When people ask me what I would recommend if they come to Tokyo, I stumble over my answer.
Apart from the mandatory tourist attractions, I find myself at a loss of words when they question what I do, year after year, when I return to this city. This is because the answer that I have at the tip of my tongue seems so small, so unworthy of travel magazines and glorified Instagram travel posts, but so very significant to me; I walk.
Mornings are clear and crisp, depending on the weather. The Land of The Rising Sun lives up to its name by introducing sunny rays before 6 a.m.
Toast for breakfast, a glass of juice, if it’s a chilly day I grab a jacket on the way out.
Then, I walk.
From Todoroki station, I take the train to Shibuya, changing lines at Jyiugaoka, and stand at the infamous scramble crossing with a hundred other people heading in a hundred different directions. We wait as one for the light to turn green, we cross as one, and we separate as a hundred.
From Shibuya, I either find my way to the glitzy streets of Omote-sando, with glass-walled buildings and five-storey H&M stores line the streets, or I turn down a small back road into a quieter part of Aoyama-sanchome.
I walk without a clear direction, nor with a pre-planned route.
When the wind gets too strong and my nose and face turn numb from the cold, I nip into the nearest Excelsior Café or underground subway station. There, in a brightly lit corner, I sip my milky coffee (the only way they make it in Japan) and let the rapid-fire conversations of strangers wash over me in transient waves.
Some days I follow a train track and all of a sudden find myself in a back alley lined with bushes of hydrangeas in full bloom. At times, it’s an alley of vintage stores, selling anything from old Victorian erotic novels to hair-dryers.
Two days ago, I took the train to Nippori station, alighted, and walked through a scenic cemetery to get to SCAI The Bathhouse for an art exhibition by Toru Kamiya. From there, I headed down the main street to the Tokyo National Art Museum and spent the day wandering through a treasure trove of preserved historical bits and pieces.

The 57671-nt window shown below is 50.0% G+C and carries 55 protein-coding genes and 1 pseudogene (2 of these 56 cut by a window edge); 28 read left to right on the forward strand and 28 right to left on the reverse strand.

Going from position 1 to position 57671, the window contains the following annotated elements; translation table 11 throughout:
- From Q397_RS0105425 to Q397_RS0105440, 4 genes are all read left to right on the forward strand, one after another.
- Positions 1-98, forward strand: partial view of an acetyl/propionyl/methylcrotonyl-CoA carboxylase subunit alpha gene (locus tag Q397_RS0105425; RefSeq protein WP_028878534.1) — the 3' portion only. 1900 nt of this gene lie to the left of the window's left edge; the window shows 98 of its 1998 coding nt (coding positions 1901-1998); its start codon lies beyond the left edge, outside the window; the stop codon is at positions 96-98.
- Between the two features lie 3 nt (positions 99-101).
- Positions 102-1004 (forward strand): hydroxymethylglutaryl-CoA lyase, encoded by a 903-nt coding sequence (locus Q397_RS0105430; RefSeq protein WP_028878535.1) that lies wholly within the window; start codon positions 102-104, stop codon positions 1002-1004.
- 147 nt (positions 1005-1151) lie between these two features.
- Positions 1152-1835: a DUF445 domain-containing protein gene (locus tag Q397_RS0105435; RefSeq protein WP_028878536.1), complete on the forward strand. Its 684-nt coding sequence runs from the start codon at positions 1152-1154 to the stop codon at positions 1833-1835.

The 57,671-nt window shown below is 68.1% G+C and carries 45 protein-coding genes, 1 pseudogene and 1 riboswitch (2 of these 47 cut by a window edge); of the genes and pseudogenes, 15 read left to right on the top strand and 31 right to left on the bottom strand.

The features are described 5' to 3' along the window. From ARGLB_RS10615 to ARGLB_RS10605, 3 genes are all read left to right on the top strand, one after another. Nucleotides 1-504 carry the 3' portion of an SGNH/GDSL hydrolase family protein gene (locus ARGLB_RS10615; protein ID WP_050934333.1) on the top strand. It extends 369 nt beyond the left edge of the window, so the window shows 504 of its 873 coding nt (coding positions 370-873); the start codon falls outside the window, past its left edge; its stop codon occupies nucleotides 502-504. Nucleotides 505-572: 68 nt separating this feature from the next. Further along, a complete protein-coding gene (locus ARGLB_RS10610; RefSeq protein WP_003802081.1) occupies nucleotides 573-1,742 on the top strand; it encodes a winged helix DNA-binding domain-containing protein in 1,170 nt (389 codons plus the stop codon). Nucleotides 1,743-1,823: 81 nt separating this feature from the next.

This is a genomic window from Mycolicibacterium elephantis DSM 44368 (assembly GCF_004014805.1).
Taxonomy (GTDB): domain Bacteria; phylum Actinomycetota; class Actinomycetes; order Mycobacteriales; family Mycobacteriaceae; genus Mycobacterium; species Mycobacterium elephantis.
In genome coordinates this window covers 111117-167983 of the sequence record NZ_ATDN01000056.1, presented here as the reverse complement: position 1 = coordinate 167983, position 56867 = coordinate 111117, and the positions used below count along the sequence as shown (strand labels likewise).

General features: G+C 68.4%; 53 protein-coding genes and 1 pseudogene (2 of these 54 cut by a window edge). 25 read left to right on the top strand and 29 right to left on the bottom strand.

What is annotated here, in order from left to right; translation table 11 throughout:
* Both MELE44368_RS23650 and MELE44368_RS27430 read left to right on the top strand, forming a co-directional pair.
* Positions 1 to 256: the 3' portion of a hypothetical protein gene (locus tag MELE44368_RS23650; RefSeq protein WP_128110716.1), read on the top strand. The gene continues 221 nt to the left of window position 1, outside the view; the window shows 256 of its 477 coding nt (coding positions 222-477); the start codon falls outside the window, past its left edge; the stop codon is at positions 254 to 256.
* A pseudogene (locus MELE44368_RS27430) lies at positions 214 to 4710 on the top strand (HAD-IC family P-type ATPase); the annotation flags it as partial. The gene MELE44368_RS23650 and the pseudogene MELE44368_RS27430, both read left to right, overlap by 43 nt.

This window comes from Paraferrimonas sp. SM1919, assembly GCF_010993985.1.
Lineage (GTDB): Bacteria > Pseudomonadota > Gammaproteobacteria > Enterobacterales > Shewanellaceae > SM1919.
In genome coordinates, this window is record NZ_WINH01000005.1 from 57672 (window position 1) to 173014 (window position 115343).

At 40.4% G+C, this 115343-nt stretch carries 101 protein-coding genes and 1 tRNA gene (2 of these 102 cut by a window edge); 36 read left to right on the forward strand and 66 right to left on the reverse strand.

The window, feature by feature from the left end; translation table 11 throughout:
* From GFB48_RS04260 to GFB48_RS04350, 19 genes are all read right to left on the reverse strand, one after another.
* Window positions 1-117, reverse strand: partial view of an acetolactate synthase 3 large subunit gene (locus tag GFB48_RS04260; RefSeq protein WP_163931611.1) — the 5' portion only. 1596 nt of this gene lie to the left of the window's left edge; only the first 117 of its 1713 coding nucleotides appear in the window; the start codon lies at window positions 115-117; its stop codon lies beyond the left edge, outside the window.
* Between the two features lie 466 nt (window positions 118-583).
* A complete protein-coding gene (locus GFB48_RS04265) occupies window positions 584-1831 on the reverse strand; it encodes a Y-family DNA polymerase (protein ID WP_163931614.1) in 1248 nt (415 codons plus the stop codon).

Flipping through a guide catalogue to various art exhibitions being held all over Tokyo, I chanced upon the unmistakable name of Yoko Ono. One of her collections was on display at Shibuya Hikarie, and that was where I found myself at sunset, surrounded by her words framed in clean, white, wooden squares and arrayed on walls.
Yesterday, I sat in a field of clovers in Kinuta Park and made a crown of flowers. Today, I ate my bento in Ueno Park, facing an empty baseball field.
Walk, I want to tell everyone who announces their upcoming trip to Tokyo on whatever social media site there is. Put on a pair of comfortable shoes (my battered Stan Smiths have clocked in at least a 100,000 steps since I arrived a week ago), fill your thermos with hot tea in winter, cold juice in summer.
Bring nothing but a hat, a book, and a sketchpad. Leave nothing but your footprints.
Take the train to the end of the Oimachi line. Listen to the sounds of trains coming and going, to the sounds of your thoughts arriving and leaving. Sit in Shinjuku station and watch masses of people flow through like time.
And when the distant school bells toll their nostalgic melodies, when the cawing of crows signal the end of the day, get up from wherever you are, and in the direction you are heading towards – walk.
Photos and text by Jean Anne Heng. Take a walk with Jean Anne around Tokyo here. Send in photos and stories of your adventures to email@example.com for a chance to be featured.